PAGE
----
Stock markets globally inched higher on Monday after China struck an upbeat tone as trade talks between the United States and China resumed, though worries remained over the fate of Brexit.
On Wall Street, the Dow Jones industrial average fell 33.65 points, or 0.13 per cent, to 25,072.68, the S&P 500 gained 1.42 points, or 0.05 per cent, to 2,709.3 and the Nasdaq Composite added 9.87 points, or 0.14 per cent, to 7,308.07.
European markets closed higher, with the benchmark Stoxx 6000 index gaining 0.8 per cent, while Chinese shares rose more than 1 per cent on the first day of trading after the week-long Lunar New Year holiday. MSCI’s gauge of stocks across the globe gained 0.02 per cent.
Worries about a slowdown in global growth, the U.S.-China trade dispute and the possibility of another U.S. government shutdown have been foremost in investors’ minds. At the same time, Britain is due to leave the European Union in six weeks, though it still has no exit plan in place. Data on Monday showed the British economy grew last year at its slowest since 2012.
“The risk remains that investors are unwilling to commit to a breakout until we see what emerges from U.S.-China trade negotiations and Brexit,” said John Hardy, head of FX strategy at Saxo Bank.
China expressed hopes for a trade breakthrough as talks between the world’s two largest economies resumed, though a U.S. Navy mission through the disputed South China Sea cast a shadow over the prospect for improved Beijing-Washington ties.
The two sides are trying to come up with a deal before March 1, when U.S. tariffs on $200 billion worth of Chinese imports are scheduled to increase to 25 per cent from 10 per cent.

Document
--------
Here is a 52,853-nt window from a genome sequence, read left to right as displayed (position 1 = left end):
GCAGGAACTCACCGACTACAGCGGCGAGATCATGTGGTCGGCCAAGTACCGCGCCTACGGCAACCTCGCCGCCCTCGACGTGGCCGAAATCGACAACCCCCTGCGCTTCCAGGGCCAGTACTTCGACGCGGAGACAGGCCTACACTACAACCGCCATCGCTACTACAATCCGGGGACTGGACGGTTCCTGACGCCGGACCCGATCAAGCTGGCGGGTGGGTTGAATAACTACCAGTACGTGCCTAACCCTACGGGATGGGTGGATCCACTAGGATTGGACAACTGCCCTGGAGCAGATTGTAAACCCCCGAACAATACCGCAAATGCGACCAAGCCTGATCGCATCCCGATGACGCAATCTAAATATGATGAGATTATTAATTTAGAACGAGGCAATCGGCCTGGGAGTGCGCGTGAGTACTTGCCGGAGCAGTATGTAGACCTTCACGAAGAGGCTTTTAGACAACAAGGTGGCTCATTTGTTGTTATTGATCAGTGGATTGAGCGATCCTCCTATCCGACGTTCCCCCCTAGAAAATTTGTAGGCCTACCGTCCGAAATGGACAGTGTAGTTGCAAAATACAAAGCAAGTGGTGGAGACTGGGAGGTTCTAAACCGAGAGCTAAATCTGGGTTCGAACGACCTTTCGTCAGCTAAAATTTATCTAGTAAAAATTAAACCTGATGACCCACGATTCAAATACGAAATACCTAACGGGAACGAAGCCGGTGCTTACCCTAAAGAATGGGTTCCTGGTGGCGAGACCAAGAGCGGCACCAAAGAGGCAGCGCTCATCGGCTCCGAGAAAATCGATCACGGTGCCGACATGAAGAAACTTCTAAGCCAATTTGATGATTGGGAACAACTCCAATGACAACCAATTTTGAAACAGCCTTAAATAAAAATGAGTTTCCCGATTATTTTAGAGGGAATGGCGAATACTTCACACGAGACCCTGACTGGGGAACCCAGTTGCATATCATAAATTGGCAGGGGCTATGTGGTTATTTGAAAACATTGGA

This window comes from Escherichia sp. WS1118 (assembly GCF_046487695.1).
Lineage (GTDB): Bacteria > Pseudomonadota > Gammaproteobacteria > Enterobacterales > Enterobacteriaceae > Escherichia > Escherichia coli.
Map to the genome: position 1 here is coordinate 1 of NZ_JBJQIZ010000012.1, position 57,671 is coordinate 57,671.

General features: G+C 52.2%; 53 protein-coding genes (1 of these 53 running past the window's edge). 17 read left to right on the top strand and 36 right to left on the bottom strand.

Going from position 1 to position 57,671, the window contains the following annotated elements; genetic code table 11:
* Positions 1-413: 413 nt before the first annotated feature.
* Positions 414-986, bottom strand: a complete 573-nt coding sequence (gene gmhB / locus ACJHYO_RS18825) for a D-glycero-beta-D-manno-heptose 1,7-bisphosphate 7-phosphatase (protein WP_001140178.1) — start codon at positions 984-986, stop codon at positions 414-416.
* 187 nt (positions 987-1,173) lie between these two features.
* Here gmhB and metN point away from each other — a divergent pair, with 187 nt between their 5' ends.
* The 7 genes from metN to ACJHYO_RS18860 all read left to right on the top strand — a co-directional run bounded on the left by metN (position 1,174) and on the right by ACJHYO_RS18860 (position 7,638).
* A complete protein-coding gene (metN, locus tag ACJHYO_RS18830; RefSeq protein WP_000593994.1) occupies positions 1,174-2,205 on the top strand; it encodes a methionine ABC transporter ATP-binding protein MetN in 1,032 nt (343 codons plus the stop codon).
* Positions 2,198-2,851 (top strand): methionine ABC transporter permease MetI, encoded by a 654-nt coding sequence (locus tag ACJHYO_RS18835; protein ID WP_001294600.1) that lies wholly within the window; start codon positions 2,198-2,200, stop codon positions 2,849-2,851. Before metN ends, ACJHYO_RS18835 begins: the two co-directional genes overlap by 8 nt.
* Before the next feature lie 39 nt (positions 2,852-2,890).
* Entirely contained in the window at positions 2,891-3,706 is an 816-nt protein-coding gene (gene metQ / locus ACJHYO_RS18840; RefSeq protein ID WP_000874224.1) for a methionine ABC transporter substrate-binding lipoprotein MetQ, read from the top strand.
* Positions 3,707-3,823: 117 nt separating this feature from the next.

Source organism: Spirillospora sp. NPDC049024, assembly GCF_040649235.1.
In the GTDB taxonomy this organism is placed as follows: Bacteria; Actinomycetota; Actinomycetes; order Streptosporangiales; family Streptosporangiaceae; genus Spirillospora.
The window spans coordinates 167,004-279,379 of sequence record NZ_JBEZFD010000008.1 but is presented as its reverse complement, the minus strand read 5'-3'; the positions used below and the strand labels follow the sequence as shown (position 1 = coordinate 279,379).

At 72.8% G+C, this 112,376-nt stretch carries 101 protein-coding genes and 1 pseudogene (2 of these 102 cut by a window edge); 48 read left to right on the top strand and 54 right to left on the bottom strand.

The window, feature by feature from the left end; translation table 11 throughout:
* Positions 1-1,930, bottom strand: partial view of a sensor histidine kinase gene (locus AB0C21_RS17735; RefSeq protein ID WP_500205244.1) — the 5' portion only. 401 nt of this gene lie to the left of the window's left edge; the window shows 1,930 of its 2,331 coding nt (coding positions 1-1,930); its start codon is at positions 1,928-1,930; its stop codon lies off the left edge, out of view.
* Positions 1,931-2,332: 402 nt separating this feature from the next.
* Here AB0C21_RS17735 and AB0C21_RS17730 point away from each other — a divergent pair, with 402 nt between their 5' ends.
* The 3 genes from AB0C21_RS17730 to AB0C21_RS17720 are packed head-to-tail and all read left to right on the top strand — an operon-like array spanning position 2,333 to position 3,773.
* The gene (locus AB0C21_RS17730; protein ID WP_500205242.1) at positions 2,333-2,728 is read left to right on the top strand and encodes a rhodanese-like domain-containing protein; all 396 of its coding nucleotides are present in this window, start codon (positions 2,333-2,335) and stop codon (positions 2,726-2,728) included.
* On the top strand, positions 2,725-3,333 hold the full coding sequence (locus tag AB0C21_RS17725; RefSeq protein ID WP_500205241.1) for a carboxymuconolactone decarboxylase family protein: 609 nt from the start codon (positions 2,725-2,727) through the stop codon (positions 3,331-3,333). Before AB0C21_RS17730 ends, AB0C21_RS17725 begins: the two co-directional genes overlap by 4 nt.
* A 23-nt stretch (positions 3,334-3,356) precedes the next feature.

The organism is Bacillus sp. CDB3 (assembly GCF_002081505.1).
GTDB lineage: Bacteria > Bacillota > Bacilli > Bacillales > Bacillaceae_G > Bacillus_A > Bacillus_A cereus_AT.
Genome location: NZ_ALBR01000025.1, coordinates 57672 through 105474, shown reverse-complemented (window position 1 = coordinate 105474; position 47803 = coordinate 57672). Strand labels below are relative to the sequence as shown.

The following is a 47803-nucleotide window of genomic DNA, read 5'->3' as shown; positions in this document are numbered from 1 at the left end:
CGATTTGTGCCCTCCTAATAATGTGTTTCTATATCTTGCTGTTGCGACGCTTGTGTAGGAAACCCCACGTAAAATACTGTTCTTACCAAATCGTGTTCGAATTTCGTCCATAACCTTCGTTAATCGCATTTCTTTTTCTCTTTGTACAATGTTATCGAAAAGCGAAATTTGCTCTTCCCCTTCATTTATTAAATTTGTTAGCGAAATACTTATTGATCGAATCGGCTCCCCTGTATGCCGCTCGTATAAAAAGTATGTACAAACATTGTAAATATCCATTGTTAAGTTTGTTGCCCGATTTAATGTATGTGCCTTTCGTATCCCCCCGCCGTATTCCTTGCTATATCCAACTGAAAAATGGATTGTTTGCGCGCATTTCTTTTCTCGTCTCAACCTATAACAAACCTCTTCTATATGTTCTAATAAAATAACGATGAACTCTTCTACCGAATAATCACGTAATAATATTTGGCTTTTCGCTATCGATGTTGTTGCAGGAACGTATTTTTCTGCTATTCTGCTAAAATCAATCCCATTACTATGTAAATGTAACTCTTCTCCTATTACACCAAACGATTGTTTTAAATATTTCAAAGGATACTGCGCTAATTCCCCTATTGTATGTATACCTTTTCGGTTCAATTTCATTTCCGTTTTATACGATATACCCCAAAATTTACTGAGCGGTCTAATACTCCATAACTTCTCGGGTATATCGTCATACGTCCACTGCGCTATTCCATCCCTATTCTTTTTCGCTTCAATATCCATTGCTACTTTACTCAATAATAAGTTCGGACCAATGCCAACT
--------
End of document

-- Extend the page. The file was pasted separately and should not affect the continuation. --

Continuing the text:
Safe-haven bonds and the dollar have gained amid the prolonged uncertainty. The dollar reached its highest in six weeks against a basket of other currencies, rising for an eighth consecutive day as investors piled into the greenback.
Worries about Europe’s economic slowdown and falling inflation expectations dominated morning trade in debt markets.
The yield on Germany’s 10-year Bund, considered the risk-free benchmark for the region, held close to 0.10 per cent after touching 0.077 per cent on Friday, its lowest since October 2016. The European Commission downgraded its euro zone growth forecasts last week.
U.S. benchmark 10-year notes last fell 9/32 in price to yield 2.6644 per cent, compared with 2.63 per cent late on Friday.
A collapse in border protection talks between U.S. Democratic and Republican lawmakers raised fears of another government shutdown.
“Trade talks and shutdown (worries) are really weighing on markets,” said Sebastian Fellechner, rates strategist at DZ Bank. “We don’t see any major movements because of the general and global uncertainty.”
The rising threat to growth means equity markets will focus on earnings from major U.S. companies for clues about the path of consumer shares. These include Coca-Cola Co, PepsiCo Inc, Walmart Inc, Home Depot Inc, Macy’s Inc and Gap Inc.
Analysts now expect first-quarter earnings for S&P 500 companies to decline 0.1 per cent from a year earlier. That would be the first such quarterly profit decline since 2016, according to IBES data from Refinitiv.
Oil prices slipped on concern about slowing global demand and a pickup in U.S. drilling activity.
U.S. crude was 1.2 per cent lower at $52.10 per barrel. Brent was 0.8 per cent lower at $61.60.